Research Points to Defect That May Yield Abnormal Heart Muscle Function
A leading cause of death, hypertension enlarges the heart, reduces heart muscle function and ultimately produces heart failure. A University of Wisconsin Medical School researcher and his collaborators can now explain a cellular defect that causes enlarged hearts to contract weakly.
Appearing in the May 2 issue of Science, the findings may help cardiologists treat hypertension, hypertrophy (enlarged heart) and heart failure more effectively.
In healthy heart muscle cells, contraction occurs when electrical signals tell a cell-surface protein to let in a small amount of calcium, which activates another protein inside the cell, causing it to release massive amounts of calcium from cellular stores. An elevation of cellular calcium is the event that leads to contraction of the heart.
The researchers studied heart muscle slices of rodents with hypertrophy stemming from hypertension. A special confocal microscope was used to monitor the two proteins, also known as ion channels, through which the calcium flows. Measuring the elevation of cellular calcium in specific cell regions, researchers found that in the hypertrophic rats, not enough calcium from the cell surface channel reached the internally situated channel for it to respond appropriately.
“Not enough calcium was transferred because the hypertrophy increased the physical distance between the two ion channels,” said UW Medical School assistant professor of physiology Hector Valdivia, noting that no defects were found in the channels themselves. “As a result, there was an insufficient level of calcium for the heart to contract normally.”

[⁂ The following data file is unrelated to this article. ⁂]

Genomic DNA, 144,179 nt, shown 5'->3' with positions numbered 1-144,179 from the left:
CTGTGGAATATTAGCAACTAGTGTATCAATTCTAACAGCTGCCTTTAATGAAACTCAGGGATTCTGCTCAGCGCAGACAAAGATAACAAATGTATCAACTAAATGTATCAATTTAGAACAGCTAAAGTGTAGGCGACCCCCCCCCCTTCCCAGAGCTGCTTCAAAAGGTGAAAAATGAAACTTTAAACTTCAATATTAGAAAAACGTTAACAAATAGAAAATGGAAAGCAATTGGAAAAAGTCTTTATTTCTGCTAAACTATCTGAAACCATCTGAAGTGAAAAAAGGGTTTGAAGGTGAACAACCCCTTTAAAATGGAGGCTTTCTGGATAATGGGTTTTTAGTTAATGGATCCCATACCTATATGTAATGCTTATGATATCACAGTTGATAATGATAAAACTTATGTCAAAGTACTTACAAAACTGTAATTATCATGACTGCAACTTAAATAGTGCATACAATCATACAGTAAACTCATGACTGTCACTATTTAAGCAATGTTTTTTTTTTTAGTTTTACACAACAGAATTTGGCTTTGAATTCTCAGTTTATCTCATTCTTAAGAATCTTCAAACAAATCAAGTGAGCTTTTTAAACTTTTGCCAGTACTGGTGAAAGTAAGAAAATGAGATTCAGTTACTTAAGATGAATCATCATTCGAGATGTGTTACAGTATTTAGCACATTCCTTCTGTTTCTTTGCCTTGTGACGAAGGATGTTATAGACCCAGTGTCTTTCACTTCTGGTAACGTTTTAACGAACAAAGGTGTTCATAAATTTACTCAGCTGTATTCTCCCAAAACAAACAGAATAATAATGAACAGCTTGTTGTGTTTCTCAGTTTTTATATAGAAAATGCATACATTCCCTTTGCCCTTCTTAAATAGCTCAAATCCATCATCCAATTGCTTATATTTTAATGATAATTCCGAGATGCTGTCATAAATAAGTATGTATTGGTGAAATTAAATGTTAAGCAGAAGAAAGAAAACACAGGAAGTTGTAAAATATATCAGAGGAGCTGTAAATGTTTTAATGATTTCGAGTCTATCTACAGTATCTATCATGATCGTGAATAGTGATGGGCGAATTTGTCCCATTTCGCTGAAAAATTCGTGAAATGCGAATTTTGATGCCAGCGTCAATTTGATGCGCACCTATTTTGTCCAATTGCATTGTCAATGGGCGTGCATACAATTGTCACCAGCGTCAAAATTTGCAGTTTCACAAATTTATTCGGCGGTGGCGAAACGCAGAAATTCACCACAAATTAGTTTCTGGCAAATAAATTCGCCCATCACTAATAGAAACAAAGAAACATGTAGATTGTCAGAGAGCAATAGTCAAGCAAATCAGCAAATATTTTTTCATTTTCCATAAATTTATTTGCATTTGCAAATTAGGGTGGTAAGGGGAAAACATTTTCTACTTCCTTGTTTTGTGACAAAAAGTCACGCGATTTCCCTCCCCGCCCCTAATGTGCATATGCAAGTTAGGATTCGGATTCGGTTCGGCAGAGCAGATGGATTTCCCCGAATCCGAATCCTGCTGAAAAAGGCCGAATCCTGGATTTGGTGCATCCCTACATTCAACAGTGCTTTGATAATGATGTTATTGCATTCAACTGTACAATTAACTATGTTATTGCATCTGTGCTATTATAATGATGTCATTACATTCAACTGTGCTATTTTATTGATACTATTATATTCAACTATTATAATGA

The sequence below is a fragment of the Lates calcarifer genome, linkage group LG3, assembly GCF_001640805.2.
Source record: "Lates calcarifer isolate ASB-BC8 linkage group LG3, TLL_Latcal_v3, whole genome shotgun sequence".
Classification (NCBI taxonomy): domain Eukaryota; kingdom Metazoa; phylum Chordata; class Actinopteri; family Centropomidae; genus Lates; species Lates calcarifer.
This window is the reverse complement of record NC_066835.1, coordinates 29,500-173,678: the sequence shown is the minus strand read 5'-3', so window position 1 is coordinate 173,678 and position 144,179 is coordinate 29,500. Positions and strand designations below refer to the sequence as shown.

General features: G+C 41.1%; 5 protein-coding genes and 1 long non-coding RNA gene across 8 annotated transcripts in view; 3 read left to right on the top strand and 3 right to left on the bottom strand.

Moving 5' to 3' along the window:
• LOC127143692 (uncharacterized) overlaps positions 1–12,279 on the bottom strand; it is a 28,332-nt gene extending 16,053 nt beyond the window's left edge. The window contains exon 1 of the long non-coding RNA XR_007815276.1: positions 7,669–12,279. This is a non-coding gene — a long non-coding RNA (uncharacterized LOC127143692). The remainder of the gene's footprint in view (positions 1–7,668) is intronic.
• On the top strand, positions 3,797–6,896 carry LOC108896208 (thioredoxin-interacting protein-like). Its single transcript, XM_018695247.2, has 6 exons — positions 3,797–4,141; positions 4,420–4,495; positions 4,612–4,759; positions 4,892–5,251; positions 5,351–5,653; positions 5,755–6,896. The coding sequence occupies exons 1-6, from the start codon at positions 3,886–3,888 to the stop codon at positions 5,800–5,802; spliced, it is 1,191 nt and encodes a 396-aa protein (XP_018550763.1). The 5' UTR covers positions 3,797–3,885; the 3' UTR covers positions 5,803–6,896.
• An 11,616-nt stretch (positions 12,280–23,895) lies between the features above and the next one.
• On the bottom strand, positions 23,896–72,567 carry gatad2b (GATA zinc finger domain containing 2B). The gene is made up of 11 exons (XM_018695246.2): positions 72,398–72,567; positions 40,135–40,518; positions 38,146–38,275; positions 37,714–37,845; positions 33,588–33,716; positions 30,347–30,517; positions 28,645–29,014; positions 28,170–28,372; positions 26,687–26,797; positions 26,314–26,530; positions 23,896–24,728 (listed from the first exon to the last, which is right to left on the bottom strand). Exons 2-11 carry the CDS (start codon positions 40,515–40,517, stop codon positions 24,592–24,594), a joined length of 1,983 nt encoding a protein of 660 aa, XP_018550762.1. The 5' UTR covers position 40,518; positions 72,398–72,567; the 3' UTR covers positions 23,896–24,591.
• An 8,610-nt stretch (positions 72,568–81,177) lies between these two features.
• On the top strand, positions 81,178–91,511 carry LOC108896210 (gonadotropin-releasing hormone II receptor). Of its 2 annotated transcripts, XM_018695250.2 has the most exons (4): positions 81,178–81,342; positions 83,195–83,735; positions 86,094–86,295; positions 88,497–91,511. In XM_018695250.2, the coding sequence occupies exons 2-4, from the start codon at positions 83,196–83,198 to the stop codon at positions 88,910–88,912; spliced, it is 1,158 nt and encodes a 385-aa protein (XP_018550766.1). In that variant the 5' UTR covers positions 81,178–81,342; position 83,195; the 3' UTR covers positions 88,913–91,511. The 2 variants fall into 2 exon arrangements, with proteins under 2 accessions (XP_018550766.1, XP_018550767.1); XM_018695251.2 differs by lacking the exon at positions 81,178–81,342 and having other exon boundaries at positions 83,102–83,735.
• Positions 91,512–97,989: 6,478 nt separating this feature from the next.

In a similar experiment using rats with heart failure, the reseachers found the same structural problem.
Valdivia, a member of the UW Cardiovascular Research Center, said hypertrophic heart cells in this situation normally compensate by providing the internal ion channel with an adrenaline-like chemical that yields the same flood of calcium. Muscle cells from the hypertrophic rats responded in this compensatory way, but cells from the animals in heart failure did not, he said.
The UW scientist said that by stopping hypertrophy-causing hypertension at an early enough stage, the heart can resume its normal size and the related distance problem between the ion channels can be reversed.
“However, if the hypertension and hypertrophy persist, the channels can become burned out or desensitized to the adrenaline-like stimulation and once this occurs, the situation is no longer reversible,” he said.
Cardiologists may use this new information to try harder to reduce hypertension before burn out results, said Valdivia, or drug companies may consider developing adrenaline-like therapies that improve heart contraction.
Collaborators on the project include scientists from the University of Maryland School of Medicine, the National Institute on Aging, St. George’s Hospital Medical School (London) and the Ohio State University.
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